In comp.os.linux.advocacy, Roy Schestowitz
on Tue, 28 Mar 2006 05:57:46 +0100
> Governments Go Online -- Without Windows
> ,----[ Quote ]
> | "Electronic governance promises to cut corruption and improve
> | transparency, and open source software offers a way to break
> | South Asia's technological dependence on industrialized
> | countries, experts say.
> | "Open source software such as Linux is non-proprietary,
> | less complex, more efficient and freely available to
> | anyone--unlike Microsoft's Windows operating system, says
> | Mike Reed, director of the United Nations University
> | International Institute for Software Technology (UNU-IIST),
> | based in Macau, China..."
Highly debatable on all fronts, mostly because government
and electronics have little to do with one another (except
perhaps where laws have been passed to restrict and/or
promote access to electronic stuff, such as recycling
used equipment); the Internet is primarily a standardized
communications medium. :-) Also, I'm not entirely certain
about "less complex", though "more reliable" is definitely
However, open source is a desirable tool for governance,
if only because one can't hide silly Easter eggs -- or
worse -- inside of it, to the point of not being able to
get them out. But there are ways in CSS around problems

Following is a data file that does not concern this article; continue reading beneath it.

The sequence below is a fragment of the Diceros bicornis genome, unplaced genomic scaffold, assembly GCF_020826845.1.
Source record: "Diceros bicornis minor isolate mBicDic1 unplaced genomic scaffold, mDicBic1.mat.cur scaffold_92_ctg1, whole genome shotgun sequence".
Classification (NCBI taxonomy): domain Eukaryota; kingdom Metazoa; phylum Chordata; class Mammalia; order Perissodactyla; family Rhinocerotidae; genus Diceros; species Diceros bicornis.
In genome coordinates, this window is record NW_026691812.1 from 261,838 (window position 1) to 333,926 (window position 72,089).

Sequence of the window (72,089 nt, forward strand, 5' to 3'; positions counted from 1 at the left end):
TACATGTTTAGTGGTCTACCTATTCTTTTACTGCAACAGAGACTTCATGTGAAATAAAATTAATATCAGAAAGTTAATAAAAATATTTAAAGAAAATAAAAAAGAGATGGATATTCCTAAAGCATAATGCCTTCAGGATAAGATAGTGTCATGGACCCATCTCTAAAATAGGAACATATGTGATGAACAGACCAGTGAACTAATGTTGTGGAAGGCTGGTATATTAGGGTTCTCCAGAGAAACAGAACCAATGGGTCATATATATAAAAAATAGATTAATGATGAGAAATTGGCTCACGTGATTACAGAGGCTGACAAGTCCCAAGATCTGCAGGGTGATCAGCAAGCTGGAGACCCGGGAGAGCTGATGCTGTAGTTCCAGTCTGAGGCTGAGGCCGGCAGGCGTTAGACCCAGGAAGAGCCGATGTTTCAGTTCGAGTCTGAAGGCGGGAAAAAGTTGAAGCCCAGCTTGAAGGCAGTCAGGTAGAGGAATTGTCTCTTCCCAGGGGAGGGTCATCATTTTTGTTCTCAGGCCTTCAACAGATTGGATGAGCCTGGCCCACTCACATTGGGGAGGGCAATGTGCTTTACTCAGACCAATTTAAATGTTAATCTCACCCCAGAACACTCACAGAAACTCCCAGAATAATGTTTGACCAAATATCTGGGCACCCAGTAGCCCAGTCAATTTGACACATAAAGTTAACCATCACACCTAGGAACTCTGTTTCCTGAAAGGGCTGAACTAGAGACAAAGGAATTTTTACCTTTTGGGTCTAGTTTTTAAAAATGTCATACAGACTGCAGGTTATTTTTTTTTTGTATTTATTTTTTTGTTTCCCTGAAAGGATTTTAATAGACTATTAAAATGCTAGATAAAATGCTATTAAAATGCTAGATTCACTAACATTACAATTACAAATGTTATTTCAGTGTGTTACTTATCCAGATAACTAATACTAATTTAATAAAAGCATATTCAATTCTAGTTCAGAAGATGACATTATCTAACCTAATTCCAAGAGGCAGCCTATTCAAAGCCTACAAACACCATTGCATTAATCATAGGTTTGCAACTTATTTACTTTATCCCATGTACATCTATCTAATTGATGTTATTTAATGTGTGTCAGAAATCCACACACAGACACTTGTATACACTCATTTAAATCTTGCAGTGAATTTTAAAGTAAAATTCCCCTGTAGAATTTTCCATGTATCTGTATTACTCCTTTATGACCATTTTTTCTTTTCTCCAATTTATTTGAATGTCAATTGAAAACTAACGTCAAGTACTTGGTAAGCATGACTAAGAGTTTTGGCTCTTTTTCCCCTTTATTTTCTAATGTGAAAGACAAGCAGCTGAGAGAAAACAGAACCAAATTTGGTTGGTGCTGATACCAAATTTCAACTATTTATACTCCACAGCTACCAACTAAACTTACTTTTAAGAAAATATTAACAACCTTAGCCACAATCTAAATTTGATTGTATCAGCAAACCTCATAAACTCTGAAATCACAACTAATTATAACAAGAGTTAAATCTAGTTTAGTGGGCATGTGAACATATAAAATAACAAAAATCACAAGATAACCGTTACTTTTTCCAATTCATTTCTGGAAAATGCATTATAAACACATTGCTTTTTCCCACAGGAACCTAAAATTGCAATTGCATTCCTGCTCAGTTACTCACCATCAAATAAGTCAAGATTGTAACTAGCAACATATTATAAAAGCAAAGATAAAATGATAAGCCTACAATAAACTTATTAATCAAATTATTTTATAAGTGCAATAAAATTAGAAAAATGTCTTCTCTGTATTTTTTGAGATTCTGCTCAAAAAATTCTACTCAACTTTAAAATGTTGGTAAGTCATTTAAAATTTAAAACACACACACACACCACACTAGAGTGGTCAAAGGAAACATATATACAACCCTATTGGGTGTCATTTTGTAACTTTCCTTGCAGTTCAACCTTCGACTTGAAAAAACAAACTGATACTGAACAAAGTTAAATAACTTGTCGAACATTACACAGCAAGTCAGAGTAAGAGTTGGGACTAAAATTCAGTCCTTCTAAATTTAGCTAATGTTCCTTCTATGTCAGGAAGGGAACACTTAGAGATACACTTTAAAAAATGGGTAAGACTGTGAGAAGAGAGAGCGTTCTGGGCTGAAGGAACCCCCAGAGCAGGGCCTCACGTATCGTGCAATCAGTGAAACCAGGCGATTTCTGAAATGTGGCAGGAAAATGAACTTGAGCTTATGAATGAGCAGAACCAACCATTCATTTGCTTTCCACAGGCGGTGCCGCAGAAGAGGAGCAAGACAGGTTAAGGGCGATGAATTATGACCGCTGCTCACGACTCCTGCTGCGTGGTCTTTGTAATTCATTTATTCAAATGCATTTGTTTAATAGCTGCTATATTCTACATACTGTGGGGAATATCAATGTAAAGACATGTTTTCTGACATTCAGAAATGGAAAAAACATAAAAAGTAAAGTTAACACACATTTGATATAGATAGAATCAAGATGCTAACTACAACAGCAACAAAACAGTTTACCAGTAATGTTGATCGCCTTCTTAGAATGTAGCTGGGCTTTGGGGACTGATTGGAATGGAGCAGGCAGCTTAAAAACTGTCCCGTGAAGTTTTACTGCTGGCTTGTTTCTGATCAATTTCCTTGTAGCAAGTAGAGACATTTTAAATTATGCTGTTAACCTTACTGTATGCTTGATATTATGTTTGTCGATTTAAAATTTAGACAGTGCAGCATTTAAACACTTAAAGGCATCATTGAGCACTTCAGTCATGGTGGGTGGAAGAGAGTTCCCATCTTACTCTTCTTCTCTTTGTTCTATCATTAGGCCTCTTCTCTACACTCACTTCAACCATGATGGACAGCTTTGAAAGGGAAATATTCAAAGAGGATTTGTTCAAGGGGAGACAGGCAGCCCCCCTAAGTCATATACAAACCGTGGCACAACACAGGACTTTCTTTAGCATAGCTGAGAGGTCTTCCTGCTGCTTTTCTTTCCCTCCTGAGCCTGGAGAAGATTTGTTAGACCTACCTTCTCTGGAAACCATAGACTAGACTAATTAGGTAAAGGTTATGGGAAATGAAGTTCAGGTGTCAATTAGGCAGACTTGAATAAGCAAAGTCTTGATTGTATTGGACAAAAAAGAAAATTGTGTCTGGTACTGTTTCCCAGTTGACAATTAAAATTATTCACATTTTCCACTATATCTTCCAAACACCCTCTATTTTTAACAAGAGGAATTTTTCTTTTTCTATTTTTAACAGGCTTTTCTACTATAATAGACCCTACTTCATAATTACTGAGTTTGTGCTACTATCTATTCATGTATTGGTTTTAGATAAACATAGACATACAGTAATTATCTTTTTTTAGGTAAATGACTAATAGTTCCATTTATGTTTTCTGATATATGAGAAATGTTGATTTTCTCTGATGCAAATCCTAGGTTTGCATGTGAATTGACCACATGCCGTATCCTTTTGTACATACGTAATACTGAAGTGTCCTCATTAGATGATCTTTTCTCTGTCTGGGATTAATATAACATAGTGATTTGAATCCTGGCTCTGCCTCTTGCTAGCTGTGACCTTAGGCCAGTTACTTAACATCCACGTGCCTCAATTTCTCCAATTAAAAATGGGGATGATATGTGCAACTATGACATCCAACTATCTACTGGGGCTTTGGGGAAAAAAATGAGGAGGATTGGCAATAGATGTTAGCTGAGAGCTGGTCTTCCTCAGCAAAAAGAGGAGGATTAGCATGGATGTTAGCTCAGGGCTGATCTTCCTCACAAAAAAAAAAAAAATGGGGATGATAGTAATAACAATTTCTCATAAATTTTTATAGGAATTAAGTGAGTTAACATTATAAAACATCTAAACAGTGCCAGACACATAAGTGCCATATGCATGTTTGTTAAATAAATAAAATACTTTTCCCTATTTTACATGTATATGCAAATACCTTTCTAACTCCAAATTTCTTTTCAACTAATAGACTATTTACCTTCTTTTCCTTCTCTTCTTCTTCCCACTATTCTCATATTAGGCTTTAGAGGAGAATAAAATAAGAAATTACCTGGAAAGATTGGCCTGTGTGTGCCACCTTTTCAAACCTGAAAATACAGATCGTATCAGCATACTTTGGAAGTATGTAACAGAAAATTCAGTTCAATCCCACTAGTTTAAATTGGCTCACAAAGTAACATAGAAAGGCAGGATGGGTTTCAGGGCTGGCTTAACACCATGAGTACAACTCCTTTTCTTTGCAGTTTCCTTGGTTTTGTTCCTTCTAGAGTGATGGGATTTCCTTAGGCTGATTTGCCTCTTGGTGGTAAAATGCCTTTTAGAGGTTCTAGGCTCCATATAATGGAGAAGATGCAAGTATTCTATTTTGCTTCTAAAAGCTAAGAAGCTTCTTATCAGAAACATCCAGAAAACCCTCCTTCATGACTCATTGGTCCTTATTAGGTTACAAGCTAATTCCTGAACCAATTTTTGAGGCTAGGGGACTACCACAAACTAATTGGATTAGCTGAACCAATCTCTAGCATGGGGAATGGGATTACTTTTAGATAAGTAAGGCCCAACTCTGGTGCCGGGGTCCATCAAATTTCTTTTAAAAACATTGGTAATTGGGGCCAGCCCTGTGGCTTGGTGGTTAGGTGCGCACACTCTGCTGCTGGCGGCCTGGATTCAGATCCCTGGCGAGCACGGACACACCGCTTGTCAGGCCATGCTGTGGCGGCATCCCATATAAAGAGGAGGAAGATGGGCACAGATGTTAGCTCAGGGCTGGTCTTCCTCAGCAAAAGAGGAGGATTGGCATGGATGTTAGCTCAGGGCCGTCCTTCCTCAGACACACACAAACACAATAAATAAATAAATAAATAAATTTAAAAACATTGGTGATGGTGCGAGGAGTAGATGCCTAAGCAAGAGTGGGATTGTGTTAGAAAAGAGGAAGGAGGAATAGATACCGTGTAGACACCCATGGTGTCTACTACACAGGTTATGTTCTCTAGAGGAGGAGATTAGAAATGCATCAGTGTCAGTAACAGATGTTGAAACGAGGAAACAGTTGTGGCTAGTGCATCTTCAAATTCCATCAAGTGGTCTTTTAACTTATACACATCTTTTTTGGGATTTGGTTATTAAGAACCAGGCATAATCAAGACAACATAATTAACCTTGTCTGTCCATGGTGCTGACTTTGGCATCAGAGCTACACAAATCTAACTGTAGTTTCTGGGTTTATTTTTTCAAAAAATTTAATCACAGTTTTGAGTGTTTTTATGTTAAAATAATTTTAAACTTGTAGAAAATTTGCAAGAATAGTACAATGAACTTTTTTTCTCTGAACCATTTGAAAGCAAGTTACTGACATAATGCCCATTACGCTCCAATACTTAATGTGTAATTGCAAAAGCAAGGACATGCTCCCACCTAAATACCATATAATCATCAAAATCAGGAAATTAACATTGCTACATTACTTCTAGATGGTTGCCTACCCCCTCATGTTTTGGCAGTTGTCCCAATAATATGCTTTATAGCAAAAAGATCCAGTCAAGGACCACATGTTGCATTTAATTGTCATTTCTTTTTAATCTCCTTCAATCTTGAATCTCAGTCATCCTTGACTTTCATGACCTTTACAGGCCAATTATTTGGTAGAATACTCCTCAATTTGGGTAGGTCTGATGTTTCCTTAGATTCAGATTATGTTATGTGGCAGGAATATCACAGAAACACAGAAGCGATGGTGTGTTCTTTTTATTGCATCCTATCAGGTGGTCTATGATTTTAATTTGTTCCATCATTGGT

such as vendors going belly up -- mostly of the "if we
die you get the code" sort of contract. Personally, I'd
prefer OSS but remember the nature of the problem here;
it transcends mere coding and/or licensing of what are
essentially automatic control instructions.
Government, after all, worked reasonably well prior to
microphones, radio, and even hurricane lamps (these came in
the 1800's). Or equally poorly, depending on opinion. :-)
Computers won't have much effect. :-)
I can't say "have nothing to do with one another"; the
Internet is based on various government regulations &
standards, mostly having to do with how to bang the bits
together to form useful communications.
Regrettably, I'm not sure how well X is equipped to handle
full-fledged UTF-8 everywhere, though it's better than
it was, and it even provides Xutf8DrawString() et al.
However, OpenOffice Math composition, while accepting and
printing out \u03b3 when I wanted gamma (I was building
2.0.2 and wanted to test it with a slide show), had no
clue what to do with it. Fortunately, the phrase %gamma
worked -- but this sort of intercommunications problem
may need some working on. This one's probably not all
that serious, but it's pretty obvious. :-)
At that, X is probably in better shape than Windows,
though. :-) However, I'd have to look, and with Windows
all fonts have Unicode, as far as I know, and Linux borrows
some from Windows when it comes to fonts -- or maybe it's
Adobe, I for one do not know.
But Unicode is a must for Asians. Microsoft handles it;
so does X. (Linux doesn't really care, though I'd have to
look to see how well 8-bit goes into various file systems.)
Windows Vista. Because everyone wants a really slick-looking 8-sided wheel.